The Fox and the Hedgehog

For tomorrow’s Preceptorial we read The Fox and the Hedgehog, an essay on Tolstoy (especially This philosophy of history) by Isaiah Berlin. It begins:

There is a line among the fragments of the Greek poet Archilochus which says: ‘The fox knows many things, but the hedgehog knows one big thing.’ Scholars have differed about the correct interpretation of these dark words, which may mean no more than that the fox, for all his cunning, is defeated by the hedgehog’s one defense. But, taken figuratively, the words can be made to yeild a sense in which they mark one of the deepest differences which divide writers and thinkers, and it may be, human beings in general. There exists a great chasm between those who, on the one side, who relate everything to a single central vision, one system, less or more coherent and articulate, in terms of which they understand, think and feel — a single, universal organizing principle in terms of which alone all that they say and are has significance — and, on the other side, those who pursue many ends, often unrelated and even contradictory, connected, if at all, only in some de facto way, for some psychological or physiological cause, related to no moral or aesthetic principle.

Among Russian writers, for instance, Dostoyevsky is an archetypal hedgehog, and Pushkin is very much a fox. Likewise Berlin calls Plato a hedgehog and Aristotle a fox. Tolstoy is a brilliant fox desperately intent on seeing like a hedgehog. When Dostoyevsky wrote about Pushkin and made him out to be a prophet of a great cause, nobody could take it seriously as an account of Pushkin, who was nothing of the sort, but the account was appreciated as illuminating D. himself – for that really was D’s primary concern.

It’s a fairly interesting classification in general, and the essay is quite good. Someone should probably make this into a personality test – perhaps for Facebook or an ice-breaker for youth events. I’m not certain if it’s primarily a philosophical outlook or a temperament – in the case of Tolstoy it’s portrayed as both, since he was temperamentally a fox and philosophically a hedgehog (to which Berlin attributes no small part of T’s philosophical angst). I get a distinct impression that both Evangelicalism and Orthodoxy like hedgehogs; Fr. John certainly is one – everything is about the Incarnation. Really, everything. Chaos theory? Yeah, that’s about the Incarnation too (he just gave a homily on that very possibility; he hears “strange attractor” and thinks “the Holy Spirit!”).I’m not sure what an Orthodox fox would be like. Probably I wouldn’t label him specifically “Orthodox” simply because he didn’t relate pretty much everything to theology – even if he was sincerely orthodox in belief. I say that Evangelicalism tends to be hedgehog-centric because most preachers say outright that everything should be about salvation all the time if at all possible.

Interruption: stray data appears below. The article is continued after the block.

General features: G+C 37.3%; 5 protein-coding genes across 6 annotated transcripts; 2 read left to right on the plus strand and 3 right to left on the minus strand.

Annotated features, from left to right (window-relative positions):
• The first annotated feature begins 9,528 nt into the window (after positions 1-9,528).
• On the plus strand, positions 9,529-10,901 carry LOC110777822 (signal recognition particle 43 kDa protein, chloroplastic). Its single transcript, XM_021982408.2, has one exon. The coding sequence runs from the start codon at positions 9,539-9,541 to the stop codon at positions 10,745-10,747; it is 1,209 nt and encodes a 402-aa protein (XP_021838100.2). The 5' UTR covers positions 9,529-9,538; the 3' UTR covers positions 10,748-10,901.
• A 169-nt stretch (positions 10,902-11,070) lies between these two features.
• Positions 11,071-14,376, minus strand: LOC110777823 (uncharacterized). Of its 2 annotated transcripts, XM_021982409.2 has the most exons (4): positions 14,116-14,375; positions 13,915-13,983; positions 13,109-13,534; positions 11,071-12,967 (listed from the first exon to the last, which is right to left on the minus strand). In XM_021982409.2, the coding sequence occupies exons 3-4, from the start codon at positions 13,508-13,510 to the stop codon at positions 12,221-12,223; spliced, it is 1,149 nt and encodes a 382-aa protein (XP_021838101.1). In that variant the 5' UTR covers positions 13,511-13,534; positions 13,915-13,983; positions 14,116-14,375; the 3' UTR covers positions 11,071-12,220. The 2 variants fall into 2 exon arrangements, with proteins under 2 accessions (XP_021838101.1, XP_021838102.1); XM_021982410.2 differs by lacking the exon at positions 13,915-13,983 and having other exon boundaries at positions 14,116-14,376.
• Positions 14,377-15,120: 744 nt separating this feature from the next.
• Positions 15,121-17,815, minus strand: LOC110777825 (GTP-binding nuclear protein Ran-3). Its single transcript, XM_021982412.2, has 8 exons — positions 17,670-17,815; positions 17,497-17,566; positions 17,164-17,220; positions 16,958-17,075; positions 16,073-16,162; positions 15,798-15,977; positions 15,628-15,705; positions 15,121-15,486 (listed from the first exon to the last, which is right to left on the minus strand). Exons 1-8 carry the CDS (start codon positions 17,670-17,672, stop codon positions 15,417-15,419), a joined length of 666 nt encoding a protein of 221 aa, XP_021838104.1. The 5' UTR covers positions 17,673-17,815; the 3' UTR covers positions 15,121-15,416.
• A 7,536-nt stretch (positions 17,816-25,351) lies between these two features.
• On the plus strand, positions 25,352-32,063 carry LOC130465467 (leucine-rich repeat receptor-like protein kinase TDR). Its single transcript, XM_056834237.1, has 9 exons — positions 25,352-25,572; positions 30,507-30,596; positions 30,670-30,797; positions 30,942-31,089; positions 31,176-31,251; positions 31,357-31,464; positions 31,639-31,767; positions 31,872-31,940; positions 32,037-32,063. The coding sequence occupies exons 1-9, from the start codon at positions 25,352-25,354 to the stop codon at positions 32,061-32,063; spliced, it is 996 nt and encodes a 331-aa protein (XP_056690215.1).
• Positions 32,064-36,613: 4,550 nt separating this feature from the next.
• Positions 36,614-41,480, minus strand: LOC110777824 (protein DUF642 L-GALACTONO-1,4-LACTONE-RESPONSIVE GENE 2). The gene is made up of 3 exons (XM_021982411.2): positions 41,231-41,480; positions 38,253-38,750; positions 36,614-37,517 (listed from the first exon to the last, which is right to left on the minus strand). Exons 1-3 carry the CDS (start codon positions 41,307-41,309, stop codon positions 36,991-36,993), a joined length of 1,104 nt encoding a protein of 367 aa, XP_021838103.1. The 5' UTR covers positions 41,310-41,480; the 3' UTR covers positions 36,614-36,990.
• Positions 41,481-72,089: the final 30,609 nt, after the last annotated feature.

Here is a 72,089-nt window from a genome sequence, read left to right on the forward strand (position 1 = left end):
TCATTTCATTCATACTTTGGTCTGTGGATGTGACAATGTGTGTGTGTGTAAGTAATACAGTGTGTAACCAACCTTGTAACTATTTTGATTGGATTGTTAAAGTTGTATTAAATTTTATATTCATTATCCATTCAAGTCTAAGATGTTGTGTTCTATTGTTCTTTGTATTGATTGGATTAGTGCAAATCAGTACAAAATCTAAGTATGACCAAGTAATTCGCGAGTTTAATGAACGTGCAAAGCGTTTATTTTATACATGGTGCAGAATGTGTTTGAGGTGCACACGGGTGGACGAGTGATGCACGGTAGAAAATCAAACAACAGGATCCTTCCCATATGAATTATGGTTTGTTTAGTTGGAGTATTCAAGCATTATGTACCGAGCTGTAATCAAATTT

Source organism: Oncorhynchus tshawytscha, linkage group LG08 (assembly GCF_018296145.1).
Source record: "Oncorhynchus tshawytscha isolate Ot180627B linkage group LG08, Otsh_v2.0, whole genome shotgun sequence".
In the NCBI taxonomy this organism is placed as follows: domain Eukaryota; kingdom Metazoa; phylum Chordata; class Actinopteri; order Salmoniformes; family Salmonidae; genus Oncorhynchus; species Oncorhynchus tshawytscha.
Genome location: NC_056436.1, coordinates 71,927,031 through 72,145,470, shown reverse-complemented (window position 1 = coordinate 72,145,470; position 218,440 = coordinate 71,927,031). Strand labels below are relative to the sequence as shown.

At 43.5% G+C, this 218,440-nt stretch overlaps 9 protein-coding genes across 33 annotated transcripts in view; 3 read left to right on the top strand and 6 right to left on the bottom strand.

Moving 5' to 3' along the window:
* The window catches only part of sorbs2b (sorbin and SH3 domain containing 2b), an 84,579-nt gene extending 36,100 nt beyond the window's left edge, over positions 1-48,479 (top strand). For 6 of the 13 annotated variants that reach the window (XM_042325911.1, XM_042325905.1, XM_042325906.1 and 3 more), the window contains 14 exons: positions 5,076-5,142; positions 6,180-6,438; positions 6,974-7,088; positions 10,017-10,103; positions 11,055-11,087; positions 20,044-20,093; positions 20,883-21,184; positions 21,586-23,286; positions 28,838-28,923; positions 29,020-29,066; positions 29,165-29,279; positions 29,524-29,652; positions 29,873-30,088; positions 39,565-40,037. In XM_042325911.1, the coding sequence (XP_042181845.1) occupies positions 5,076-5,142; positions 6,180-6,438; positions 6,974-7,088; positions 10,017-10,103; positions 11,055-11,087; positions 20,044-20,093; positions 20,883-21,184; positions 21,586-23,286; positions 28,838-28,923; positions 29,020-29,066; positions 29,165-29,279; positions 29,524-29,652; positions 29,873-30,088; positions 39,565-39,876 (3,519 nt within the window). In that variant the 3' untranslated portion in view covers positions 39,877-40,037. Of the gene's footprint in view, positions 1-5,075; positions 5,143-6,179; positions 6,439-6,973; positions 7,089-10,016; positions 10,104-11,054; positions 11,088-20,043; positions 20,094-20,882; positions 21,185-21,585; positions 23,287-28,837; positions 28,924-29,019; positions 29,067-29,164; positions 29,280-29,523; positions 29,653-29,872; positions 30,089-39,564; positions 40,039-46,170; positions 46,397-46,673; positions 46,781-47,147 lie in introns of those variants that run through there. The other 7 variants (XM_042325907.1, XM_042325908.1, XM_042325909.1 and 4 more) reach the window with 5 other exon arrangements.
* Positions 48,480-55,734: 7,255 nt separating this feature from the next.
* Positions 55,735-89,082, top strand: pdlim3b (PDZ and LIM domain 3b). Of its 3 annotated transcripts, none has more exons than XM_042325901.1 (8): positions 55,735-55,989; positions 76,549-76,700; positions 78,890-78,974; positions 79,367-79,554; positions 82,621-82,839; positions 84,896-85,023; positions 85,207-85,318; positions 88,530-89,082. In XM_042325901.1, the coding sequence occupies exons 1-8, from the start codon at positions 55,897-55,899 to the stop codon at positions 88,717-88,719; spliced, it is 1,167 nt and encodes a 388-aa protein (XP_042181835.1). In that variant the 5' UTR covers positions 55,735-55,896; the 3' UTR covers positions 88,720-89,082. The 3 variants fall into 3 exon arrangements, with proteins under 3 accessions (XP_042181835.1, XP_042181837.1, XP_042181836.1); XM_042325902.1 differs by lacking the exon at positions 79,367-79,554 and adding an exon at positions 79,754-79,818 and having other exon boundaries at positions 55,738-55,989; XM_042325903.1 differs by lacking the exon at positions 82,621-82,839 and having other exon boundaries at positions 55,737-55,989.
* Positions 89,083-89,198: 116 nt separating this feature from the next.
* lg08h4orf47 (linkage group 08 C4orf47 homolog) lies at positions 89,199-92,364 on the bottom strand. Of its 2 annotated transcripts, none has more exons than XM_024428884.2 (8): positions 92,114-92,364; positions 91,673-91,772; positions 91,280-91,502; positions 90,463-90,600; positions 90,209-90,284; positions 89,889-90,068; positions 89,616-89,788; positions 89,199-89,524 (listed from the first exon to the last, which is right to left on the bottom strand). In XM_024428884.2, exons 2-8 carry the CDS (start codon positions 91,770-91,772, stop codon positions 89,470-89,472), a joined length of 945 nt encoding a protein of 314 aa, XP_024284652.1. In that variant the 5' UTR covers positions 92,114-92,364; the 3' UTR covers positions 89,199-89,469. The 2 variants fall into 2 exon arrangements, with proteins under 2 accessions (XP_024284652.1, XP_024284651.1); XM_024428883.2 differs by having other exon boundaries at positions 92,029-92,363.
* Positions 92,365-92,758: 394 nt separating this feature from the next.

On the other hand, perhaps the school system is fox-centric. An intractable grasp of some Big Idea organizing all of one’s thoughts isn’t necessarily helpful; sometimes it can be a hinderance. I remember as a junior in college trying to organize all my thoughts for all my classes into one cohesive whole, failing, and as I was complaining that my teachers didn’t especially care if everything could be integrated into one beautiful whole – even in a single class, a friend pointed out that not everyone cares that much about the coherent whole. Public schooling, especially in America, tends to resist hedgehog-thinking because, first, the organizing principle would have to be non-religious and as neutral as possible in order to be acceptable – and most principles that are large enough to organize must be religious or philosophic in a way that may as well be religious – and because of the way subjects are split up. For all the attempts at imposing some possibility of coherence upon schooling, if a person doesn’t have an invincible desire to impose, find, and keep coherence, it’s not going to happen in our succession of “subjects.” 


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